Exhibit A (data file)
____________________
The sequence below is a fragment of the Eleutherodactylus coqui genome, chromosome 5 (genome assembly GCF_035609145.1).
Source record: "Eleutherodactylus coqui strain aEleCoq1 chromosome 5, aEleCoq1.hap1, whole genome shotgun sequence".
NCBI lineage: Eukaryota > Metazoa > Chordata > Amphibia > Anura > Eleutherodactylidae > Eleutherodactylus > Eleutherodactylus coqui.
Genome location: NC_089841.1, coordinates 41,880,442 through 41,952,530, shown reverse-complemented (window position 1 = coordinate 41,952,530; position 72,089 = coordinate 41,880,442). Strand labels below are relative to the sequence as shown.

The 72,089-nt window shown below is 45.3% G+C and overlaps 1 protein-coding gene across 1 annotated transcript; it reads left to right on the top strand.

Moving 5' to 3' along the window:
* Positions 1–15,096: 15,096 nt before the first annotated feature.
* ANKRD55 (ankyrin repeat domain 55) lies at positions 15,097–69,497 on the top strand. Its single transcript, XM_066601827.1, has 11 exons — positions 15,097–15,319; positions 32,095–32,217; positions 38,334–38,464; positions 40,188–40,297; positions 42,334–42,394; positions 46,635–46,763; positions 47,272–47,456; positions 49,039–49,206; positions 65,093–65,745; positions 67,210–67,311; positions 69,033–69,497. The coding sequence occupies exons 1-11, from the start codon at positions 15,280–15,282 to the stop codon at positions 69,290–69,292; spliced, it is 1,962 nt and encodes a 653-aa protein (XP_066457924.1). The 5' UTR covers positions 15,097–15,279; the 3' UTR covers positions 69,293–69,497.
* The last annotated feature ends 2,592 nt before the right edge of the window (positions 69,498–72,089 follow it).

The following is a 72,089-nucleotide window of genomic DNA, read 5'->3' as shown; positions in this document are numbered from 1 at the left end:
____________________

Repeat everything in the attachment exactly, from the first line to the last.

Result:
The sequence below is a fragment of the Eleutherodactylus coqui genome, chromosome 5 (genome assembly GCF_035609145.1).
Source record: "Eleutherodactylus coqui strain aEleCoq1 chromosome 5, aEleCoq1.hap1, whole genome shotgun sequence".
NCBI lineage: Eukaryota > Metazoa > Chordata > Amphibia > Anura > Eleutherodactylidae > Eleutherodactylus > Eleutherodactylus coqui.
Genome location: NC_089841.1, coordinates 41,880,442 through 41,952,530, shown reverse-complemented (window position 1 = coordinate 41,952,530; position 72,089 = coordinate 41,880,442). Strand labels below are relative to the sequence as shown.

The 72,089-nt window shown below is 45.3% G+C and overlaps 1 protein-coding gene across 1 annotated transcript; it reads left to right on the top strand.

Moving 5' to 3' along the window:
* Positions 1–15,096: 15,096 nt before the first annotated feature.
* ANKRD55 (ankyrin repeat domain 55) lies at positions 15,097–69,497 on the top strand. Its single transcript, XM_066601827.1, has 11 exons — positions 15,097–15,319; positions 32,095–32,217; positions 38,334–38,464; positions 40,188–40,297; positions 42,334–42,394; positions 46,635–46,763; positions 47,272–47,456; positions 49,039–49,206; positions 65,093–65,745; positions 67,210–67,311; positions 69,033–69,497. The coding sequence occupies exons 1-11, from the start codon at positions 15,280–15,282 to the stop codon at positions 69,290–69,292; spliced, it is 1,962 nt and encodes a 653-aa protein (XP_066457924.1). The 5' UTR covers positions 15,097–15,279; the 3' UTR covers positions 69,293–69,497.
* The last annotated feature ends 2,592 nt before the right edge of the window (positions 69,498–72,089 follow it).

The following is a 72,089-nucleotide window of genomic DNA, read 5'->3' as shown; positions in this document are numbered from 1 at the left end: